I don't understand the argument about semantics and JSON. An array which includes its length is still 1:1 with JSON; i.e. JSON <-> UBJ is still a reversible transformation.

I think you're making UBJ too complicated while losing sight of its main value: trivially simple parsing. I was very excited when I first learned about this project because it seemed that finally someone else had understood the value of simplicity. What you had before Draft 9 was quite elegant.

@kxepal, I can handle the schema layer myself. I have other plans for that. I am only interested in an encoding that can be debugged without the schema. That seems obviously useful to me, and yet nobody ever gets that. It is the primary failing of protobuf. Has no-one else used tcpdump, tcpflow, hexdump, or od to decode a binary message?

@cdunn2001

Maybe I can explain my grief with a code example. Here is parsing for Draft 9:

def ParseElement(input):
  b = input.read(1);
  if b == '{':
    return ParseArrayTail(input)
  else if b == '}':
    raise EndOfArray
  else ...

def ParseArrayTail(input):
  a = []
  while True:
    try:
      a.append(ParseElement(input)):
    except EndOfArray:
      return a

In other words, code which expects a new element must do something different when it encounters a final delimiter. But it is much simpler for Draft 8:

def ParseElement(input):
  b = input.read(1);
  if b == 'a':
    return ParseArrayTail(input)
  else ...

def ParseArrayTail(input):
  length = ParseNumber(input)
  a = [None]*length
  for i in range(length):
    a[i] = ParseElement(input)
  return a

It's easy to see how to translate that to C++, perhaps using boost::variant, or a simple type hierarchy.

@kxepal
Collaborator

@cdunn2001
Draft-8 and Draft-9 array parsing in Python. Both looks pretty simple. For C++ just use LinkedList type or something similar for unsized arrays.

@kxepal
Collaborator

@kxepal, I can handle the schema layer myself. I have other plans for that. I am only interested in an encoding that can be debugged without the schema. That seems obviously useful to me, and yet nobody ever gets that. It is the primary failing of protobuf. Has no-one else used tcpdump, tcpflow, hexdump, or od to decode a binary message?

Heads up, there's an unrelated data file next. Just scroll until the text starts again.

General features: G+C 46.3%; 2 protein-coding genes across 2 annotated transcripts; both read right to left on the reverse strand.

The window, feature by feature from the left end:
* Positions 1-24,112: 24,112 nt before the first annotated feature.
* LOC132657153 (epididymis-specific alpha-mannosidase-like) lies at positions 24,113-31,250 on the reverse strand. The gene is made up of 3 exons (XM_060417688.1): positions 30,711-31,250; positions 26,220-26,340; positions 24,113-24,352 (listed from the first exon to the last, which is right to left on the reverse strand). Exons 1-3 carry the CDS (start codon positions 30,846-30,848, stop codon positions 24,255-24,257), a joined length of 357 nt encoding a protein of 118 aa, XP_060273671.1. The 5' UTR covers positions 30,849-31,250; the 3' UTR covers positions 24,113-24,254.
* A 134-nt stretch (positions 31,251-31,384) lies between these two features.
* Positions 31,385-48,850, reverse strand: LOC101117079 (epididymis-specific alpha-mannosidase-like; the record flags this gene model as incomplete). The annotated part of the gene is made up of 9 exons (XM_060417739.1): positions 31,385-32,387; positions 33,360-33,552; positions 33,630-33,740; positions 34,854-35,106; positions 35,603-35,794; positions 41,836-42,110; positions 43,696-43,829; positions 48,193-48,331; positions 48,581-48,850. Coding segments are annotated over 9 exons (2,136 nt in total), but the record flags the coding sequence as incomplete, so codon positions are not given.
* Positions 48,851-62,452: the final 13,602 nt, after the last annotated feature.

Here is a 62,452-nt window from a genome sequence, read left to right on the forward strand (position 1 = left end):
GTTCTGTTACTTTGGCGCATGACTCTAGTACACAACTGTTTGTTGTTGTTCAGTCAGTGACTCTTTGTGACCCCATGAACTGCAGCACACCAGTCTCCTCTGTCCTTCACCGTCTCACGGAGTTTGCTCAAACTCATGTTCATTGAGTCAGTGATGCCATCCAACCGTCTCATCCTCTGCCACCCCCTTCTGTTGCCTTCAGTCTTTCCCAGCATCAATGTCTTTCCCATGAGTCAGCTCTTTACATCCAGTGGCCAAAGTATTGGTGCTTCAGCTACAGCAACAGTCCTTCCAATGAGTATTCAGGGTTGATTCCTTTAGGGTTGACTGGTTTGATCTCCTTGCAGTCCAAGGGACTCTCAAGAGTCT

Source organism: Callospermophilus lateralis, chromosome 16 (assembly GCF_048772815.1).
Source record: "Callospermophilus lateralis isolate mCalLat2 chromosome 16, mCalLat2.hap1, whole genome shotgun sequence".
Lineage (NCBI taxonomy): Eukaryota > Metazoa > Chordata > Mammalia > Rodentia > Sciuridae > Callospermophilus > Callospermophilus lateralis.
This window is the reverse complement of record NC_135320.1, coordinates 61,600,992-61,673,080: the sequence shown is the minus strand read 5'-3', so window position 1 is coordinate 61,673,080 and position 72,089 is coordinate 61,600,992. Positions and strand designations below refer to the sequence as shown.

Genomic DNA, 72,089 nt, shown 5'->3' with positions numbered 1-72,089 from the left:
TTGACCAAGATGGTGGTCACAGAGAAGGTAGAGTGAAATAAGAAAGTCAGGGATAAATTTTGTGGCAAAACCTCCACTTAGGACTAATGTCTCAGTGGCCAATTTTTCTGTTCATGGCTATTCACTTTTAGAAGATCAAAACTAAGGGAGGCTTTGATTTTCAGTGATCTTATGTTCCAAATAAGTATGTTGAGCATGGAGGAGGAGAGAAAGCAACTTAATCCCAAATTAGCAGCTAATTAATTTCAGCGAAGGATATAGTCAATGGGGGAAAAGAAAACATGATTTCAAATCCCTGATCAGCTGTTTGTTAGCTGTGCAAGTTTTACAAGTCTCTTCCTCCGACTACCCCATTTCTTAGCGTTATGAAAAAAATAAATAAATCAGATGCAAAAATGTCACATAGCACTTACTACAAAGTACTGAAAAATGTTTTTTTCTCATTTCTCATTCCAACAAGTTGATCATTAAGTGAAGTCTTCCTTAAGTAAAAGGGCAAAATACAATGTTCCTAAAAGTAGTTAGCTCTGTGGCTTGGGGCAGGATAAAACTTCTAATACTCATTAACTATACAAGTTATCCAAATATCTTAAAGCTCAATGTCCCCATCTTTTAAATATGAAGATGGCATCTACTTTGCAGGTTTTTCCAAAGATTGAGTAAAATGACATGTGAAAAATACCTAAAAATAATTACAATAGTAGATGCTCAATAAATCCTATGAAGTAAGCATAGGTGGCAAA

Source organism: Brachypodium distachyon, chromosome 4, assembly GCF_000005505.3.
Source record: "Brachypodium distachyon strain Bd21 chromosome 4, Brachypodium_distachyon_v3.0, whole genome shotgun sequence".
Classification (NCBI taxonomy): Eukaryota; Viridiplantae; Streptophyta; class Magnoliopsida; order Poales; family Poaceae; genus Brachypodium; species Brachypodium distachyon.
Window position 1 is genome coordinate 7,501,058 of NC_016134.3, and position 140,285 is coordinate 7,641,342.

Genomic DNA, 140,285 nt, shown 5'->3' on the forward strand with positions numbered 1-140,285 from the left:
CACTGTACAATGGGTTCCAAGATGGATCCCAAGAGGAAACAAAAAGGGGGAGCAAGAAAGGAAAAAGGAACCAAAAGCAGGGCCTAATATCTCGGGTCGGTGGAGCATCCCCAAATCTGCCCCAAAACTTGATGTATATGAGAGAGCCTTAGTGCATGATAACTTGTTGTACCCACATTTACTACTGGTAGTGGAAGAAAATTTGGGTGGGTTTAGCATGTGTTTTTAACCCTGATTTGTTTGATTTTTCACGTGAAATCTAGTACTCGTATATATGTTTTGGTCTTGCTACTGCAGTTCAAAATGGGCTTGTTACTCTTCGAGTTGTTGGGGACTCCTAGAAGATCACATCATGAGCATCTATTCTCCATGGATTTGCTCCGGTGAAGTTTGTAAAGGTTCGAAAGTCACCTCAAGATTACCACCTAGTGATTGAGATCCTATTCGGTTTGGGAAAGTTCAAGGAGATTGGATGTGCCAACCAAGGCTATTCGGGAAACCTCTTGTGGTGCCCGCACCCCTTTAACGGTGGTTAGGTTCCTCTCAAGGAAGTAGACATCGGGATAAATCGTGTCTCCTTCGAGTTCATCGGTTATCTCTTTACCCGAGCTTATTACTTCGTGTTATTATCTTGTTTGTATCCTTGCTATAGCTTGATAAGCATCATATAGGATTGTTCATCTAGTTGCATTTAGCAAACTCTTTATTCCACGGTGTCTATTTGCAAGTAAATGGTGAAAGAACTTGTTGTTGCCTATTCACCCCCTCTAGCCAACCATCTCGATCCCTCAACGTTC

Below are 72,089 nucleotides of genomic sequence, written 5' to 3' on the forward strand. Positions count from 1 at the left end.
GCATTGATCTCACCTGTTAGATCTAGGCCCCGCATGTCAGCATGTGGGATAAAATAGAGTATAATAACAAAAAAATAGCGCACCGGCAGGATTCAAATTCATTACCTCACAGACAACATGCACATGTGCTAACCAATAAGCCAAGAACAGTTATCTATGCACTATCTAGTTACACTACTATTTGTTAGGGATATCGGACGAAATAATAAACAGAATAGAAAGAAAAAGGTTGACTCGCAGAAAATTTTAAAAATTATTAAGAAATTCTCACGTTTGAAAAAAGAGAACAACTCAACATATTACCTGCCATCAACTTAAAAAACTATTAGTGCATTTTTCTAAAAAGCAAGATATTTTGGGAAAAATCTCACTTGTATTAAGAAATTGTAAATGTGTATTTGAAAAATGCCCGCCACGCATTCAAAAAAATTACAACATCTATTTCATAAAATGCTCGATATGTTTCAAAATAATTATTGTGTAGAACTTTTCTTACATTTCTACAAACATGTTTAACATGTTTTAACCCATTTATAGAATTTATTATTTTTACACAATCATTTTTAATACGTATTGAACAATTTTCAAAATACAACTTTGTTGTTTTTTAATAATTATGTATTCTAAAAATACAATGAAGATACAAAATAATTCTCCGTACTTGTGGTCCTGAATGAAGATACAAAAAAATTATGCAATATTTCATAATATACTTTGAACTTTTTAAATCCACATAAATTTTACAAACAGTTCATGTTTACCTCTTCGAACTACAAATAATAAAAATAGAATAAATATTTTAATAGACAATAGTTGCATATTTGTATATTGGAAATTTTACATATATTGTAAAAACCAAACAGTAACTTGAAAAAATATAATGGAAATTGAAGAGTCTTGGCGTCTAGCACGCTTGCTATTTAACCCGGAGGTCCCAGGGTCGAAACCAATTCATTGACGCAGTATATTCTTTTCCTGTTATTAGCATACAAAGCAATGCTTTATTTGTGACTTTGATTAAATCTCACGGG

Hm.. I'm using pprint function from simpleujbson library with hexdump help when things going wrong. Actually, only decoding have to be debugged. Encoding itself is the way to serialize language data structures into some format (UBJSON in our case). If the result couldn't be decoded back and/or the result violates specification - encoder is actually broken.

@kxepal
Collaborator

@buzz, I do not understand why passing the number of array elements is so terrible. You are forcing my parser to test for ] repeatedly, when all I should need is a simple for loop.

But you still have to check for invalid markers (N, E) - how this can be different from repeatedly testing for the ] ? Malformed data is a real world case and your parser should be ready for it.

I do understand the value of streaming, but that can be an extension, using new datatypes. I also see the value of STC, but that should be an alternative to UBJ, not UBJ itself.

STC is just an optimization of the existed array type. It's not new type itself, but an optimal way to handle one special case: arrays with all elements of single type. Since all of them has same type there is no need to repeat it again and again, so STC becomes more size-optimal array structure, nothing more.

I don't understand the argument about semantics and JSON. An array which includes its length is still 1:1 with JSON; i.e. JSON <-> UBJ is still a reversible transformation.

JSON <-> UBJSON transformation rule is still works even with STC type. We'd just make a step forward to some kind of two-step transformation. At the first step you encoded data to UBJSON as is, getting regular array. At the second one you applies optimizations to the produced data, making it more size-optimal. Decoding the result back to JSON doesn't and shouldn't be different (in most cases, there are exceptions like issue #12 ).

I think you're making UBJ too complicated while losing sight of its main value: trivially simple parsing. I was very excited when I first learned about this project because it seemed that finally someone else had understood the value of simplicity. What you had before Draft 9 was quite elegant.

I assure you - UBJSON is still very simple format and writing parser's pretends to be homework for students for about 1-2 hour ( @thebuzzmedia, sorry for such comparison) if you don't think about optimization tricks, edge cases and protection from malformed input.

@breese

We could add an optional count marker (as suggested in #16.) This could be regarded as a processing hint, that will allow the parser to do pre-allocation.

This should be an optional feature, because in the general case a count simply moves the inefficiency from the parser to the generator (e.g. getting the count of a list is O(N).)

@thebuzzmedia